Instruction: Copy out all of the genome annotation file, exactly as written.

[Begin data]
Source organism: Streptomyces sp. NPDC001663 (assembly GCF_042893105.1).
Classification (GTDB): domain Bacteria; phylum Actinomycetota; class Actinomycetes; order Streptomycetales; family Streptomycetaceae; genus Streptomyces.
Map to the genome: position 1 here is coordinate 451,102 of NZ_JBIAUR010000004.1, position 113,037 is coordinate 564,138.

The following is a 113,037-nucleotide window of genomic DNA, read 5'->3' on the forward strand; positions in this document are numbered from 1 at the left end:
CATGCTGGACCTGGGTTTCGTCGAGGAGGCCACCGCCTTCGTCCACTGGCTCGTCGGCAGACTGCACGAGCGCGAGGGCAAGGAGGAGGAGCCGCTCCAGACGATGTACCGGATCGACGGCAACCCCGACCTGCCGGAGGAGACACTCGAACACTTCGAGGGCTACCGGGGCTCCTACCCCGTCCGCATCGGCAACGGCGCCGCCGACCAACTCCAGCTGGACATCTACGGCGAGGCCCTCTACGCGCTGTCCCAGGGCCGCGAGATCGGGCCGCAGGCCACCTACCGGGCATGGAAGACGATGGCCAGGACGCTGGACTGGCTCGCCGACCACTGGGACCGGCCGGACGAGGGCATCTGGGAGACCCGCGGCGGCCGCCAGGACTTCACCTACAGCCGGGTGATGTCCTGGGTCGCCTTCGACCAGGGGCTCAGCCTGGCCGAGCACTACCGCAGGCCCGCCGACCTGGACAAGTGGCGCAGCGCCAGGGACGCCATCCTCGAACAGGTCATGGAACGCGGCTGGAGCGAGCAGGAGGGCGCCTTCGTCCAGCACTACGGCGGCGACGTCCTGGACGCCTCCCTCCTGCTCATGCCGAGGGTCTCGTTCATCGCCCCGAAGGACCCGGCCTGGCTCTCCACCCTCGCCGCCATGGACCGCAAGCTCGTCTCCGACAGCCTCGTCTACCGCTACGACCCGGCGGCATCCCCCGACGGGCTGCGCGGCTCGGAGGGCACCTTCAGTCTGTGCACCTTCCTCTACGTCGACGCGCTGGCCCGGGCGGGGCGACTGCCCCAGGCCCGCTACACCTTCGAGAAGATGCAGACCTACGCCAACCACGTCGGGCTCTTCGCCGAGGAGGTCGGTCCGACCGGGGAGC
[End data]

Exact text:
Source organism: Streptomyces sp. NPDC001663 (assembly GCF_042893105.1).
Classification (GTDB): domain Bacteria; phylum Actinomycetota; class Actinomycetes; order Streptomycetales; family Streptomycetaceae; genus Streptomyces.
Map to the genome: position 1 here is coordinate 451,102 of NZ_JBIAUR010000004.1, position 113,037 is coordinate 564,138.

The following is a 113,037-nucleotide window of genomic DNA, read 5'->3' on the forward strand; positions in this document are numbered from 1 at the left end:
CATGCTGGACCTGGGTTTCGTCGAGGAGGCCACCGCCTTCGTCCACTGGCTCGTCGGCAGACTGCACGAGCGCGAGGGCAAGGAGGAGGAGCCGCTCCAGACGATGTACCGGATCGACGGCAACCCCGACCTGCCGGAGGAGACACTCGAACACTTCGAGGGCTACCGGGGCTCCTACCCCGTCCGCATCGGCAACGGCGCCGCCGACCAACTCCAGCTGGACATCTACGGCGAGGCCCTCTACGCGCTGTCCCAGGGCCGCGAGATCGGGCCGCAGGCCACCTACCGGGCATGGAAGACGATGGCCAGGACGCTGGACTGGCTCGCCGACCACTGGGACCGGCCGGACGAGGGCATCTGGGAGACCCGCGGCGGCCGCCAGGACTTCACCTACAGCCGGGTGATGTCCTGGGTCGCCTTCGACCAGGGGCTCAGCCTGGCCGAGCACTACCGCAGGCCCGCCGACCTGGACAAGTGGCGCAGCGCCAGGGACGCCATCCTCGAACAGGTCATGGAACGCGGCTGGAGCGAGCAGGAGGGCGCCTTCGTCCAGCACTACGGCGGCGACGTCCTGGACGCCTCCCTCCTGCTCATGCCGAGGGTCTCGTTCATCGCCCCGAAGGACCCGGCCTGGCTCTCCACCCTCGCCGCCATGGACCGCAAGCTCGTCTCCGACAGCCTCGTCTACCGCTACGACCCGGCGGCATCCCCCGACGGGCTGCGCGGCTCGGAGGGCACCTTCAGTCTGTGCACCTTCCTCTACGTCGACGCGCTGGCCCGGGCGGGGCGACTGCCCCAGGCCCGCTACACCTTCGAGAAGATGCAGACCTACGCCAACCACGTCGGGCTCTTCGCCGAGGAGGTCGGTCCGACCGGGGAGC